Meanwhile, former senior official of the royalist Funcinpec Party Lu Lay Sreng fled Cambodia for neighboring Thailand Monday amid accusations by Hun Sen that the veteran politician had insulted Cambodia's King Sihamoni in a leaked telephone conversation, according to local media reports.
Lu Lay Sreng, who had recently spoken out against the government's political crackdown, had become the subject of complaint jointly filed by lawyers representing Hun Sen and Funcinpec president Prince Norodom Ranariddh.
The leaked conversation was posted over the weekend on the page of Facebook user "Seyha," who is believed to have close ties to the government.
During the phone call, Lu Lay Sreng purportedly claims that if the King cannot resolve the present political crisis, he should abdicate, and suggests that Hun Sen has financed the Funcinpec party in return for its filing of a lawsuit calling for the dissolution of the CNRP.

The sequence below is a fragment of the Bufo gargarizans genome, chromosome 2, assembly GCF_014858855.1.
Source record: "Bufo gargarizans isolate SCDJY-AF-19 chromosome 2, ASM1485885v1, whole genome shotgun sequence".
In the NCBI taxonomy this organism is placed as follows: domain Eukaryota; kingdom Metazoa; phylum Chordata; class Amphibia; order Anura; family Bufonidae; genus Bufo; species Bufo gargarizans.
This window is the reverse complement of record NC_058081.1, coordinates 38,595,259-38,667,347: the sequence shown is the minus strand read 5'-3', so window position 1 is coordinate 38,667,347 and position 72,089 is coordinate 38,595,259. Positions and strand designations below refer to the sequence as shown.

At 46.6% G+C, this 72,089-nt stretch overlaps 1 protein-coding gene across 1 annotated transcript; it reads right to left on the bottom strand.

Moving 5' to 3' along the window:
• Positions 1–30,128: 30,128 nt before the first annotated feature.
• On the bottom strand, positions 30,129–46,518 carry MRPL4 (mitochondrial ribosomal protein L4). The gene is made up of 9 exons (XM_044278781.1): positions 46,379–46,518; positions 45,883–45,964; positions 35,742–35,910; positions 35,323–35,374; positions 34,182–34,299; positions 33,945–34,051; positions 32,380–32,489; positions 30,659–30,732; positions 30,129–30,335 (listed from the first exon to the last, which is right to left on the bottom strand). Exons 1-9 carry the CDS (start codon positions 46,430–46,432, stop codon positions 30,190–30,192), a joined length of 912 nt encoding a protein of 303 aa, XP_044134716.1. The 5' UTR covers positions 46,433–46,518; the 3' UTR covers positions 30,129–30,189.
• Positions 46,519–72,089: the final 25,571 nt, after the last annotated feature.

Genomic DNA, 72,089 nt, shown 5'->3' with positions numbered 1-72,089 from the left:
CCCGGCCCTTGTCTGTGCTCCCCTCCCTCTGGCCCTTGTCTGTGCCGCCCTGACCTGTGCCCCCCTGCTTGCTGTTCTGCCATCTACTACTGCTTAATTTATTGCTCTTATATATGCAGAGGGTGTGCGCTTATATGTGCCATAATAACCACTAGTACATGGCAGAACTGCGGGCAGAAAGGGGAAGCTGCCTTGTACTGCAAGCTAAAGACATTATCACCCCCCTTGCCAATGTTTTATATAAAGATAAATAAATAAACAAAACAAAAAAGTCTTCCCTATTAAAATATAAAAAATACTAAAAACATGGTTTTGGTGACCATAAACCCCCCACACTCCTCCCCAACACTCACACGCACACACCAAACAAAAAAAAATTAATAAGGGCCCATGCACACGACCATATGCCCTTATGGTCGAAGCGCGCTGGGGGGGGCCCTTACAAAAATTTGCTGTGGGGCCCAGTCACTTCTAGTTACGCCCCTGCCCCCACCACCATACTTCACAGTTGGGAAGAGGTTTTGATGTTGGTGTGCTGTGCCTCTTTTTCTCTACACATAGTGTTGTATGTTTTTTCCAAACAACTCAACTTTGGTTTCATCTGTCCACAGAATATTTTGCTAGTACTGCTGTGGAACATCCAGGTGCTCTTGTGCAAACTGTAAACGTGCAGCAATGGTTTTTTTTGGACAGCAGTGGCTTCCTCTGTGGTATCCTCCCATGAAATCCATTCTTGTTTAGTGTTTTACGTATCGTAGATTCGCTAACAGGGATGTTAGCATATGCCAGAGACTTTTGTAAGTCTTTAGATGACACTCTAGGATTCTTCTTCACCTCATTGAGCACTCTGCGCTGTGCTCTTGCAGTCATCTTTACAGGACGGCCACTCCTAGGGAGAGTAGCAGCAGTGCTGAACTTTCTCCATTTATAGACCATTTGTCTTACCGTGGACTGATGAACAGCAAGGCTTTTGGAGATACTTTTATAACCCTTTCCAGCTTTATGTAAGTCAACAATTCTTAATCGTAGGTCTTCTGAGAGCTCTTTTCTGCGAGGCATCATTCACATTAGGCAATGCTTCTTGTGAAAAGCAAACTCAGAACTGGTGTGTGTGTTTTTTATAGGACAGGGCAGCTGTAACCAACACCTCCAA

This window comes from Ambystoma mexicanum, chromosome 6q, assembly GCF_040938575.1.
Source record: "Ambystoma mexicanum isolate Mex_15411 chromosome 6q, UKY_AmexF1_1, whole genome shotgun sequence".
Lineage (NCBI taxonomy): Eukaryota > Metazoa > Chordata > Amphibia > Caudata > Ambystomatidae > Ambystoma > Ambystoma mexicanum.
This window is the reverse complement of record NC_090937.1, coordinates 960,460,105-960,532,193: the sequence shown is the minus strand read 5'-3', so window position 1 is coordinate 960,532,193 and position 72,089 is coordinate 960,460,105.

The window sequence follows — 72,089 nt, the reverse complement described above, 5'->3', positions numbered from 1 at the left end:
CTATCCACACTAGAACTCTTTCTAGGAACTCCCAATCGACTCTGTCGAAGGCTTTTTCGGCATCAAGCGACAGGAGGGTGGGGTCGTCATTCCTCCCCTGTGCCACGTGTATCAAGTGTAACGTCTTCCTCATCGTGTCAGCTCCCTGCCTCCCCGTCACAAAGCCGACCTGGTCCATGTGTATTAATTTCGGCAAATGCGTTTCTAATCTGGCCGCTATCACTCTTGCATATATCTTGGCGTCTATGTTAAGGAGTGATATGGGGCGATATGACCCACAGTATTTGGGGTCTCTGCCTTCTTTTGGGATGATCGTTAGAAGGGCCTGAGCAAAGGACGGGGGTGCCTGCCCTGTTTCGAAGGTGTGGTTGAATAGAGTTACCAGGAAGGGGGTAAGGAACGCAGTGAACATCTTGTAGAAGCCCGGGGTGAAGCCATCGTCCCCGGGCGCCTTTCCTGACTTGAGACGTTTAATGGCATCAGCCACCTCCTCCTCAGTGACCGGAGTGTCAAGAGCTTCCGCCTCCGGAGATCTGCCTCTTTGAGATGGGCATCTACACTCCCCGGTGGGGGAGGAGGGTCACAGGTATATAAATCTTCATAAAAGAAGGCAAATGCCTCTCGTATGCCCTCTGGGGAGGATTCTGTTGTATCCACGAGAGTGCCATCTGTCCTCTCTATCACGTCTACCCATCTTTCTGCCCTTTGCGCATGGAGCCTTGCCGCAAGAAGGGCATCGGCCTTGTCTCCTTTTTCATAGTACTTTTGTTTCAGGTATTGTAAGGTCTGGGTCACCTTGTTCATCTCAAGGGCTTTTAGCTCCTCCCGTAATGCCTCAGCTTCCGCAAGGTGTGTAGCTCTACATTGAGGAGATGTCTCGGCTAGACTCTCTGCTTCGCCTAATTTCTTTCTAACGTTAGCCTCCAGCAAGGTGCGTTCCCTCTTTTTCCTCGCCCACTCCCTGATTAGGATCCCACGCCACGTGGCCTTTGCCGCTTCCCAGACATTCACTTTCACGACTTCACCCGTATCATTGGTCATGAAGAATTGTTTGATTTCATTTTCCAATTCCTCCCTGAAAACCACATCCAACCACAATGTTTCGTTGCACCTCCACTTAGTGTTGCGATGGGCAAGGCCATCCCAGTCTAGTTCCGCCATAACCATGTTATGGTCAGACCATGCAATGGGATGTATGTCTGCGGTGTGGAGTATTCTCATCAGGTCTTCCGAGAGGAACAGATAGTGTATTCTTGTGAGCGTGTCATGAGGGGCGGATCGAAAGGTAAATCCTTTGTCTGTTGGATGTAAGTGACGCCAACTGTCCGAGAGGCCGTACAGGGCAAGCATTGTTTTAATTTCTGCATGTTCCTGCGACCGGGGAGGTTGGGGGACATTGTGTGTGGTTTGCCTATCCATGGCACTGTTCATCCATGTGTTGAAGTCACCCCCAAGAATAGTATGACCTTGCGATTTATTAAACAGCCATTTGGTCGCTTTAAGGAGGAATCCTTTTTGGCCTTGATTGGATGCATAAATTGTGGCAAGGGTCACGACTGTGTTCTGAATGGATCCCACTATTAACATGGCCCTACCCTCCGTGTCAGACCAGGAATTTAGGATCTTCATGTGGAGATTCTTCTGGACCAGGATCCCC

The former Funcinpec official was unavailable for comment Monday, but sources told RFA's Khmer Service that he had unsuccessfully sought apologies from King Sihamoni and Hun Sen before he left the country.
Since Kem Sokha's arrest, some 20 CNRP lawmakers, along with deputy presidents Mu Sochua and Eng Chhay Eang and a number of party activists, have fled Cambodia fearing retaliation by the CPP following important electoral gains by the opposition in June's commune ballot, which are seen as pointing to a strong showing in next year's vote.
Reported by RFA's Khmer Service. Translated by Sovannarith Keo. Written in English by Joshua Lipes.